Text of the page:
Wednesday, January 18, 2006

Happiness-filled on a Cold Day in Belgie

I finally found the perfect Turkish blog .... perfect for me anyway.

Erkan is a graduate student of the Anthropology Department at Rice University and he is writing his dissertation thesis on MEDIATING THE EUROPEAN UNION (EU): MAKING THE EU NEWS IN TURKEY. Erkan is planning to gradually begin an ethnographic study on the role of Turkish journalists both as the receivers and the producers of the European Union (EU) discourses in Turkey.

I thought I had died and gone to heaven when I read that his intention was to blend his field life with news on Turkish and EU relations, making his blog a delicious mix of news and daily life. You can find his blog here: Erkan's field diary and I've added it to my links list.

I was reading a little more on his site this morning and noticed a comment from Lorenz, quoting Cicilie Fagerlid's explanation on why she began blogging her anthropological fieldwork in Paris:
After I started I have noticed that blogging sharpens the attention, just like taking a lot of photos (and probably painting) does; One starts to see motifs everywhere, and then one has to reflect on how to make the motif into a story so other people can understand what you want to tell them. Cicilie Fagerlid It's so true.

My excitement?
Back in early 2000, I was a university student and although a BA in Literature was the degree I came out with, I discovered Anthropology towards the end of my studies and fell in love with this discipline that (to me) seemed to incorporate a mixture of all I loved best in life ... people telling their stories, with an immersion in different lives and cultures. I was fortunate enough to have Professor Douglas Holmes for my political anthro papers, and to be exposed to his research which focused on the social and cultural dynamics of advanced European integration. He has been concerned with how integration has provoked the re-emergence of extreme right-wing political movements across Europe. He was a thought-provoking inspiring lecturer who challenged his students about the historical past and the future possibilities of European integration. You can read a sample chapter of his book here: Integral Europe

And so it is ... perhaps now you can understand a little more on why finding someone studying the EU from a Turkish perspective might make me happiness-filled.

6 comments:

Dobermann said...

I have to admit that those two blogs you mentioned were interesting.

I think I currently have great place to work in "studying-wise". I'm working in government branch where I see lot of cases concerning foreign citizens. Also the good co-workers are inspirational: two politics graduates from two different universities and two social-politics graduates.

Even though I'm still to go to university, I think I have learned so much just on coffee breaks at work. I'm also currently reading about Us and EU relations and how they have changed after 9/11 and Irak. It's mind blowing.. I got there from reading about international terrorism from WWII to modern day.. ..I still have that topic "in progress", but so much new has come my way..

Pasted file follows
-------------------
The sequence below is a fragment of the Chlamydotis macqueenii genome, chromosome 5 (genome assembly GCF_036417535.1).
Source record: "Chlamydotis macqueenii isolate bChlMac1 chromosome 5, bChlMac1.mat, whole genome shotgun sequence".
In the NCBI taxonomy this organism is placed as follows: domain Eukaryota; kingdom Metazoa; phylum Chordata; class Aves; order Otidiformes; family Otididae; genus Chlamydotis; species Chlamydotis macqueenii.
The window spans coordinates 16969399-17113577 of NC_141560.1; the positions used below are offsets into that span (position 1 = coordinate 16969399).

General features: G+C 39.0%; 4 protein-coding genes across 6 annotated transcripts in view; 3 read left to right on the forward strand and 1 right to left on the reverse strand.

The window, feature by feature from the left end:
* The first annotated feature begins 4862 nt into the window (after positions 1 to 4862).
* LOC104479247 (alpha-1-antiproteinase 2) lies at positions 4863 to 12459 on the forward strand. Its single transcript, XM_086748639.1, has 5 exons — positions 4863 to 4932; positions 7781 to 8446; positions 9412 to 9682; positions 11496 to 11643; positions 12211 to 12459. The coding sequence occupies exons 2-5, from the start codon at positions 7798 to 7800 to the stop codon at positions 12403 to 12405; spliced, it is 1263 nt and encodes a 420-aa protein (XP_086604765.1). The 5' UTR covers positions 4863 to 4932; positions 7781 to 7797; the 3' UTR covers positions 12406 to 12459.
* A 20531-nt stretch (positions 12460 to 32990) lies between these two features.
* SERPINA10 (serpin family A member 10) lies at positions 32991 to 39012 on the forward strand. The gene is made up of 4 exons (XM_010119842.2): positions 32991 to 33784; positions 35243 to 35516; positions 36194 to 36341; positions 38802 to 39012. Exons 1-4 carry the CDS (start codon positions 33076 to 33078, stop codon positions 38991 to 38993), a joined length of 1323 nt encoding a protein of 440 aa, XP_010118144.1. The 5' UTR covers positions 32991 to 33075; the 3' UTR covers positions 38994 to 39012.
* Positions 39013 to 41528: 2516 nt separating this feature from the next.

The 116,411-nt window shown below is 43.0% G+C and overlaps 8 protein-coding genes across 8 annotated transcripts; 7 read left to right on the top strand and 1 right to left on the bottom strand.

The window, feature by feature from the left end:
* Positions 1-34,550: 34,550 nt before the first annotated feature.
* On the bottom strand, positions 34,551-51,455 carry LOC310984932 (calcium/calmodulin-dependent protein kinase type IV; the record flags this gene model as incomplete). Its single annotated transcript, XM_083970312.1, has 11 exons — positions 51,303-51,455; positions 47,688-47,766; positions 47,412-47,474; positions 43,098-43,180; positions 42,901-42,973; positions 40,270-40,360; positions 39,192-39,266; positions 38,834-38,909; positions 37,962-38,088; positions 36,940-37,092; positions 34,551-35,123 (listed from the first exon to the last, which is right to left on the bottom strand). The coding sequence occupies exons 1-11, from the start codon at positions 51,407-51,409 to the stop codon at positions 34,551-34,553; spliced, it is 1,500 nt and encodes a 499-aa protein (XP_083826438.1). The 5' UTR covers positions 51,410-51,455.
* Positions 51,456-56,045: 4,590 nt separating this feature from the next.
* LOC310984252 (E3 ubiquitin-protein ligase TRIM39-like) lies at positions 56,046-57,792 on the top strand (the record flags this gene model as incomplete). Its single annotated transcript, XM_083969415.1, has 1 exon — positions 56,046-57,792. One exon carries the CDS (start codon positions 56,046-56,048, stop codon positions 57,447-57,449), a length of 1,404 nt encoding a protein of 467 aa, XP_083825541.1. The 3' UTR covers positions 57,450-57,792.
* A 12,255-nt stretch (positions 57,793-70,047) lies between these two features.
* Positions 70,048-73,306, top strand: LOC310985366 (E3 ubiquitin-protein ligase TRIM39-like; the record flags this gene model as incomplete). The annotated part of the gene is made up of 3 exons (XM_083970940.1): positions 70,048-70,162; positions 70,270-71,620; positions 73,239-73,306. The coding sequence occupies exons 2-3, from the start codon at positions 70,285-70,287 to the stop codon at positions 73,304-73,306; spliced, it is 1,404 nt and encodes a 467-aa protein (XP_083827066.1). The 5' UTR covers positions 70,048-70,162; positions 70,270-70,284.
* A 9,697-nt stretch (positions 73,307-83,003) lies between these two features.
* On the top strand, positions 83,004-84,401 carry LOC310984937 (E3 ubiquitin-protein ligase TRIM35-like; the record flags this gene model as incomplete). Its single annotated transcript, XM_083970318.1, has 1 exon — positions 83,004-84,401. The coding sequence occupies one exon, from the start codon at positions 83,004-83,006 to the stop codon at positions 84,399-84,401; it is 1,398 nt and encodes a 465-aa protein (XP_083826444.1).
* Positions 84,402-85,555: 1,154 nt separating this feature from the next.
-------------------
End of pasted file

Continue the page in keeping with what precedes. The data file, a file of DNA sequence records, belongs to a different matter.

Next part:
woman wandering said...

I'm glad you found the anthro blogs interesting ... I still haven't worked out how I want to use this blog but perhaps we learn as we go.

Your job sounds interesting, I'm a little envious as I suspect your coffee breaks are just as useful as studying. Politics was another subject that my anthropology lecturer touched on, making me think I would have loved studying it too.

Gert is deeply involved in politics in Belgium, so sometimes I have to pinch myself, just to be sure that I am awake and living just down the road from all that EU stuff. I should add a link to Prof Holmes book to this blog, although I feel guilty as I noticed some people get notified whenever I post, and I edit a lot ... http://www.pupress.princeton.edu/chapters/s6967.html has a sample of it anyway.

Anonymous said...

I can't believe this! Douglas Holmes is a friend of Rice Anthro. And one of the first books my professors recommended was his 'Integral Europe'. His book is one of the key works I use for my own theoretical orientation!
And dobermann, your coffee break reminded me an article co-written by Douglas Holmes and George Marcus about the workings of the Fed. And they argue anecdotes, which are accepted trivial in social scientific discourse, might have an unexpected role in forming of para-ethnographies.......

Erkan said...

Oopss that anonymous is me, Erkan!

woman wandering said...

I'm glad you knew what I was talking of when I mentioned Integral Europe - no one ever does so I hesitate to talk of it. Douglas married a New Zealander and was home with her until the Americans lured him back to their universities. I felt kind of privileged to be sharing time with him at Otago University. He was really inspiring.

Dobermann said...

I'm trying to stay as observer.. It's sometimes hard to just listen "Average Joes" conversation since I seem to have access to more information (my job) and I also have couple friends working in EU..

I try to avoid politics if possible. My reasoning: I like to interact with people, not politicians and parties. People are more interesting, politics are more like a big water moving. It's more interesting when watching from a distance and being able to see the big picture..